Some historians (e.g. Przemysław Urbańczyk and Zofia Hilczer-Kurnatowska) question the very existence of the Polans, who do not appear in written sources until the 12th century, in the chronicle “Novel of bygone years” (Повѣсть времяньныхъ лѣтъ) written down by Nestor (who often invented ethnonyms from the choronyms he knew, and these do not appear in any other sources) in 1113: (ros. ) а от тѣхъ Лѧховъ прозвашасѧ Полѧне, Лѧховѣ друзии – Лютицѣ, инии Мазовшане, а нии Поморѧне (from these Lechs they nicknamed themselves jedni Polanami, drugi Lęchowie Lutycy, inni Mazowszanami, inni Pomorzanami), and in the Latin version ca. 1000 (but in the version of the choronym, i.e. the name of the land: Polania, Polonie, or Bolizlauo Palaniorum duce, Bolizlavonem Poloniae, Bolizlavo Polianicus), earlier the all-ethnic name used for Poland is; in Sclaviam, duce Sclavonica Bilizlavone susceptus, in Sclavania, Sclavonia, which may have caused confusion between Poland and Bohemia, which were referred to similarly (especially as both countries were ruled by the Boleslavs). However, irrespective of the controversial Polans (Przemysław Urbańczyk accuses historians of a logical contradiction: deriving Polans from the name of the country and then the name of the country from the Polans, and the astonishing fact that the “Polans” themselves would write down their own name with an error; Polonia, Polonie, Polonus and consistently stuck to this writing, while foreign authors in later records e.g. Bruno of Kwerfurt; Bolezlavo Polanorum duce, terra Polanorum, Polanis from 1005, provincia Polanorum, Polianici terra from 1008, or Thietmar; Polenia, Poleni from 1012, would use a more etymologically correct name) these authors do not dispute that the origin is in the Slavic word pole.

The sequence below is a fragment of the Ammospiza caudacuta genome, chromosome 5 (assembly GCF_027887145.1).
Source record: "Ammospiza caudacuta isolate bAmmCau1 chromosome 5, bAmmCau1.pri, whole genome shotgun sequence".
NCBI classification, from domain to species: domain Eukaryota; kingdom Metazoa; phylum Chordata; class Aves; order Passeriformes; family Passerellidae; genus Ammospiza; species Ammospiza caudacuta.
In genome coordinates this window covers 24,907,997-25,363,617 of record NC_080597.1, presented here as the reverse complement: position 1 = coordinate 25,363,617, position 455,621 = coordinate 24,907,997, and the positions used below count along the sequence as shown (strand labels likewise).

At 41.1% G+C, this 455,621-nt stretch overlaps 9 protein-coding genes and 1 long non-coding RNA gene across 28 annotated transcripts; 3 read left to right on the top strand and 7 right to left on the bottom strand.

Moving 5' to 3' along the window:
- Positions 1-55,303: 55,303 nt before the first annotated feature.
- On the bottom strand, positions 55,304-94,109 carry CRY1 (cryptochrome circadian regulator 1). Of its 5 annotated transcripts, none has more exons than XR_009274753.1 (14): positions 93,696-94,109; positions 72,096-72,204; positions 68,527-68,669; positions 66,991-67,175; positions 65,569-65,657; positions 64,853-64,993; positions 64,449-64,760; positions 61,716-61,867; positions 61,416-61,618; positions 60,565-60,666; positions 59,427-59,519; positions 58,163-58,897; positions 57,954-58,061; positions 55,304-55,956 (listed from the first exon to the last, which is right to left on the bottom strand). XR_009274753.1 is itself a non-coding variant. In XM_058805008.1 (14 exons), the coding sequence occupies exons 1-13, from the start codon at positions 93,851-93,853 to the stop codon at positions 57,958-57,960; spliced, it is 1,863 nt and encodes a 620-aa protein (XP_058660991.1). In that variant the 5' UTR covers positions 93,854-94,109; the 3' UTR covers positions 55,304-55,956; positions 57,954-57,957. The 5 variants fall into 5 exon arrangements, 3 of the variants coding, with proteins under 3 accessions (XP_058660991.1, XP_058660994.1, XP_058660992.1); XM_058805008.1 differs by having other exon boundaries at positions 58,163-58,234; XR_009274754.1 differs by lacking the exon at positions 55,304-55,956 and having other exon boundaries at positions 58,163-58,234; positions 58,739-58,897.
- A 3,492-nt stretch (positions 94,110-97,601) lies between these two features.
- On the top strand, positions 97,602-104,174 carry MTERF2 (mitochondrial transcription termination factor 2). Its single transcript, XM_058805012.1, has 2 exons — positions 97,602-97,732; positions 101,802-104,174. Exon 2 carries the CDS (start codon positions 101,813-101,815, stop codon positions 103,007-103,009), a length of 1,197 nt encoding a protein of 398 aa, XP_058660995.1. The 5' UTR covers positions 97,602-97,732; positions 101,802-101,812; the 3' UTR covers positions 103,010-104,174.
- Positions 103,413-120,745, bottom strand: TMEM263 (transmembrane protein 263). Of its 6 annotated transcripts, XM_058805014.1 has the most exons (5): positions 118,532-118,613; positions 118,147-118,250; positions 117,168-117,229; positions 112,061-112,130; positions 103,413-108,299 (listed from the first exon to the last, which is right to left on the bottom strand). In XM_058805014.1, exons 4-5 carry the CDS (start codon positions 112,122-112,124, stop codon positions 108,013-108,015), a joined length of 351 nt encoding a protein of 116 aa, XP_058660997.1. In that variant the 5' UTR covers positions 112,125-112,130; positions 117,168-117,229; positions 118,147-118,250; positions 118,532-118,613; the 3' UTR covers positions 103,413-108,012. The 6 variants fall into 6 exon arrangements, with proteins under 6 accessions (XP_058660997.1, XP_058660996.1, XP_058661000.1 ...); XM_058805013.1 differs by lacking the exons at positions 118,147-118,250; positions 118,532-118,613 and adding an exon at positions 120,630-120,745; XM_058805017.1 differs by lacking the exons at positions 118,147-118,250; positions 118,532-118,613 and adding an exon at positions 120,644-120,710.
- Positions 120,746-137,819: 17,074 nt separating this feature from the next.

Tabula Rogeriana of 1154 by the Arabic geographer Al-Idrisi with a description of the country of Bulaniia listing the cities of Kraków, Gniezno, Wrocław, Sieradz, Łęczyca and Santok.

Generic Slavonic “pole”

Dei gratia rex Polonie on the silver Cracow penny introduced by Casimir III the Great in 1367.

Irrespective of the existence of the Polans, the name of Poland is derived from the all-Slavic word pole – originally meaning a plain suitable for cultivation (Proto-Slavic polje, Czech pole, Slovak pole, Ukrainian поле (połe), Belarusian поле (field), Russian поле (field), Croatian polje, Serbian поље (polje), Macedonian поле (field), Bulgarian поле (field), Lower Sorbian pólo). As late as in the 14th century, the adjective Polish meant as much as polny: God has shared heaven and earth and all Polish plants more than they came out on the ground (Szaroszpatack Bible), Polish road – in the dialects of the former Lesser Poland together with the Ruthenian borderland “a road passing through a field, a side road, not a highway”. Anyway, such an adjective from field is natural (compare the adjectives from the top: mountain and mountain) which can be seen in the 15th century names of plants interchangeably called polskimi or polne e.g. polny / Polish garlic (Allium oleraceum L.), polna / Polish dryjakiew (Scabiosa columbaria L., Centaurea scabiosa L.), polna / Polish carrot (Daucus carota L.) etc. This is how the name Poland came about. This etymology is nothing new; the origin of the name from “campi plani / level fields” was already given by Přibik of Radenin called Pulkava in his Bohemian Chronicle up to the year 1330, and was probably taken from Gervase of Tilbury, who gave it in Otia imperialia